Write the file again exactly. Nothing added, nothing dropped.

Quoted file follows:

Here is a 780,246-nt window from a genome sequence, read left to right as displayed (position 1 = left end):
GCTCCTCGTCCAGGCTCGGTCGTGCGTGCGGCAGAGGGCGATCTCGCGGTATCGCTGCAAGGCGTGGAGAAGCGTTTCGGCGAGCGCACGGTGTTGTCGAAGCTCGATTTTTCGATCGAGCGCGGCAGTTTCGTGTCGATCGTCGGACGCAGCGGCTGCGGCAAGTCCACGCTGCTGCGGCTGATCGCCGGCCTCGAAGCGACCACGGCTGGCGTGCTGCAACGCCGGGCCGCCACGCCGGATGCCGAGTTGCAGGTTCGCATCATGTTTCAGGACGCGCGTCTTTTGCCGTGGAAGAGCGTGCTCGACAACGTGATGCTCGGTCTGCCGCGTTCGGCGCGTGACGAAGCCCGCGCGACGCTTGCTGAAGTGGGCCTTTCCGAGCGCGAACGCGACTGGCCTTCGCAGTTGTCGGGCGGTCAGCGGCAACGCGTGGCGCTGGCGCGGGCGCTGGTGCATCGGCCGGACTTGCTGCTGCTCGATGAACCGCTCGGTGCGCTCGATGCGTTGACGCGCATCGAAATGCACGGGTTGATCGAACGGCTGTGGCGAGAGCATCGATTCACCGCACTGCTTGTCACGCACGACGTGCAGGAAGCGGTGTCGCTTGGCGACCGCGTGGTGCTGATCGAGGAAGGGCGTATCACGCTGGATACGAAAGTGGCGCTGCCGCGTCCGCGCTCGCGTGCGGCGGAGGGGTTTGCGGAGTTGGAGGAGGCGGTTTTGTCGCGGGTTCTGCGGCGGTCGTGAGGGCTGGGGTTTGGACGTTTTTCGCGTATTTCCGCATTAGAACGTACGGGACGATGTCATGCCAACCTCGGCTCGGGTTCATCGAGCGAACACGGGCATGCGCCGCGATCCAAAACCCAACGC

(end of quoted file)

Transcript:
Here is a 780,246-nt window from a genome sequence, read left to right as displayed (position 1 = left end):
GCTCCTCGTCCAGGCTCGGTCGTGCGTGCGGCAGAGGGCGATCTCGCGGTATCGCTGCAAGGCGTGGAGAAGCGTTTCGGCGAGCGCACGGTGTTGTCGAAGCTCGATTTTTCGATCGAGCGCGGCAGTTTCGTGTCGATCGTCGGACGCAGCGGCTGCGGCAAGTCCACGCTGCTGCGGCTGATCGCCGGCCTCGAAGCGACCACGGCTGGCGTGCTGCAACGCCGGGCCGCCACGCCGGATGCCGAGTTGCAGGTTCGCATCATGTTTCAGGACGCGCGTCTTTTGCCGTGGAAGAGCGTGCTCGACAACGTGATGCTCGGTCTGCCGCGTTCGGCGCGTGACGAAGCCCGCGCGACGCTTGCTGAAGTGGGCCTTTCCGAGCGCGAACGCGACTGGCCTTCGCAGTTGTCGGGCGGTCAGCGGCAACGCGTGGCGCTGGCGCGGGCGCTGGTGCATCGGCCGGACTTGCTGCTGCTCGATGAACCGCTCGGTGCGCTCGATGCGTTGACGCGCATCGAAATGCACGGGTTGATCGAACGGCTGTGGCGAGAGCATCGATTCACCGCACTGCTTGTCACGCACGACGTGCAGGAAGCGGTGTCGCTTGGCGACCGCGTGGTGCTGATCGAGGAAGGGCGTATCACGCTGGATACGAAAGTGGCGCTGCCGCGTCCGCGCTCGCGTGCGGCGGAGGGGTTTGCGGAGTTGGAGGAGGCGGTTTTGTCGCGGGTTCTGCGGCGGTCGTGAGGGCTGGGGTTTGGACGTTTTTCGCGTATTTCCGCATTAGAACGTACGGGACGATGTCATGCCAACCTCGGCTCGGGTTCATCGAGCGAACACGGGCATGCGCCGCGATCCAAAACCCAACGC